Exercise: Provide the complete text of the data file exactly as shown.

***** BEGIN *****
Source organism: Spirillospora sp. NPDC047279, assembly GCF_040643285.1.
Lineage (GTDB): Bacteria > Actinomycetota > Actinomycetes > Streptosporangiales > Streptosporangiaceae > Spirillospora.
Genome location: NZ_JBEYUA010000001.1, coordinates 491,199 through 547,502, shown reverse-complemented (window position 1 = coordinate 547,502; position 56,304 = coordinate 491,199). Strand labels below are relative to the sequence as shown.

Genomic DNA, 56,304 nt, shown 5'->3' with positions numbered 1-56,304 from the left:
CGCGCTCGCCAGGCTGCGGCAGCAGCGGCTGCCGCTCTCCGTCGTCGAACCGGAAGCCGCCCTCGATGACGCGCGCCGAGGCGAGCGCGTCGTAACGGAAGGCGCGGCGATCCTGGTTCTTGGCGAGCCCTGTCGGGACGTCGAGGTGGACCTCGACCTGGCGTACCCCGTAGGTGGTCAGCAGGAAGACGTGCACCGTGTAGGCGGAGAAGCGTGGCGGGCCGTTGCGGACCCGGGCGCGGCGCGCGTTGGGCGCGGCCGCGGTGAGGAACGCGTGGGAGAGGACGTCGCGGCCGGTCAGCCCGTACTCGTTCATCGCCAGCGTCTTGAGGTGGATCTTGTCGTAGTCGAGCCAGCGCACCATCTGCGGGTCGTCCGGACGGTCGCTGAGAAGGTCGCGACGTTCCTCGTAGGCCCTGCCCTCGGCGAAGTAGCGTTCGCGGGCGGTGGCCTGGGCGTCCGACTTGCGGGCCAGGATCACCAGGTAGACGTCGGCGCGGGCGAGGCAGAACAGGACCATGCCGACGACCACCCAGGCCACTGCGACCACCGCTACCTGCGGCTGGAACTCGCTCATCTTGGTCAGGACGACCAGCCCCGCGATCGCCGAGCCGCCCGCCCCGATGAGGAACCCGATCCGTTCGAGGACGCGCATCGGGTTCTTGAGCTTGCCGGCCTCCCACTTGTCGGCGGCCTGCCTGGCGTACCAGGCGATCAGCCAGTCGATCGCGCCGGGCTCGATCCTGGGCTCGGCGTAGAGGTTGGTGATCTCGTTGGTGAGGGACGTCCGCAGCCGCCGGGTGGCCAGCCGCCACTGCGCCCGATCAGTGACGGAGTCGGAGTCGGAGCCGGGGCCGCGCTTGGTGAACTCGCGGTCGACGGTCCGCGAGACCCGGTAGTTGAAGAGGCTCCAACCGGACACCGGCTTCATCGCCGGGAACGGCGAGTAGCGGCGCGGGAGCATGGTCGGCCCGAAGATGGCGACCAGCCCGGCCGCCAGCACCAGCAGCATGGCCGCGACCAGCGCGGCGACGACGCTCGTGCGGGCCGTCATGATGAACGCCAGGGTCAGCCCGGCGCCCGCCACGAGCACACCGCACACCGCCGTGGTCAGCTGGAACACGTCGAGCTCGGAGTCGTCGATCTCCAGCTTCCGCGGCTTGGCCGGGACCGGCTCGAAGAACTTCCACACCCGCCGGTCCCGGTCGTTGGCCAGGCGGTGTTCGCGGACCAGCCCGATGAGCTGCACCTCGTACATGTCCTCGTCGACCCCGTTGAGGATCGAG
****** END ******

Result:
Source organism: Spirillospora sp. NPDC047279, assembly GCF_040643285.1.
Lineage (GTDB): Bacteria > Actinomycetota > Actinomycetes > Streptosporangiales > Streptosporangiaceae > Spirillospora.
Genome location: NZ_JBEYUA010000001.1, coordinates 491,199 through 547,502, shown reverse-complemented (window position 1 = coordinate 547,502; position 56,304 = coordinate 491,199). Strand labels below are relative to the sequence as shown.

Genomic DNA, 56,304 nt, shown 5'->3' with positions numbered 1-56,304 from the left:
CGCGCTCGCCAGGCTGCGGCAGCAGCGGCTGCCGCTCTCCGTCGTCGAACCGGAAGCCGCCCTCGATGACGCGCGCCGAGGCGAGCGCGTCGTAACGGAAGGCGCGGCGATCCTGGTTCTTGGCGAGCCCTGTCGGGACGTCGAGGTGGACCTCGACCTGGCGTACCCCGTAGGTGGTCAGCAGGAAGACGTGCACCGTGTAGGCGGAGAAGCGTGGCGGGCCGTTGCGGACCCGGGCGCGGCGCGCGTTGGGCGCGGCCGCGGTGAGGAACGCGTGGGAGAGGACGTCGCGGCCGGTCAGCCCGTACTCGTTCATCGCCAGCGTCTTGAGGTGGATCTTGTCGTAGTCGAGCCAGCGCACCATCTGCGGGTCGTCCGGACGGTCGCTGAGAAGGTCGCGACGTTCCTCGTAGGCCCTGCCCTCGGCGAAGTAGCGTTCGCGGGCGGTGGCCTGGGCGTCCGACTTGCGGGCCAGGATCACCAGGTAGACGTCGGCGCGGGCGAGGCAGAACAGGACCATGCCGACGACCACCCAGGCCACTGCGACCACCGCTACCTGCGGCTGGAACTCGCTCATCTTGGTCAGGACGACCAGCCCCGCGATCGCCGAGCCGCCCGCCCCGATGAGGAACCCGATCCGTTCGAGGACGCGCATCGGGTTCTTGAGCTTGCCGGCCTCCCACTTGTCGGCGGCCTGCCTGGCGTACCAGGCGATCAGCCAGTCGATCGCGCCGGGCTCGATCCTGGGCTCGGCGTAGAGGTTGGTGATCTCGTTGGTGAGGGACGTCCGCAGCCGCCGGGTGGCCAGCCGCCACTGCGCCCGATCAGTGACGGAGTCGGAGTCGGAGCCGGGGCCGCGCTTGGTGAACTCGCGGTCGACGGTCCGCGAGACCCGGTAGTTGAAGAGGCTCCAACCGGACACCGGCTTCATCGCCGGGAACGGCGAGTAGCGGCGCGGGAGCATGGTCGGCCCGAAGATGGCGACCAGCCCGGCCGCCAGCACCAGCAGCATGGCCGCGACCAGCGCGGCGACGACGCTCGTGCGGGCCGTCATGATGAACGCCAGGGTCAGCCCGGCGCCCGCCACGAGCACACCGCACACCGCCGTGGTCAGCTGGAACACGTCGAGCTCGGAGTCGTCGATCTCCAGCTTCCGCGGCTTGGCCGGGACCGGCTCGAAGAACTTCCACACCCGCCGGTCCCGGTCGTTGGCCAGGCGGTGTTCGCGGACCAGCCCGATGAGCTGCACCTCGTACATGTCCTCGTCGACCCCGTTGAGGATCGAG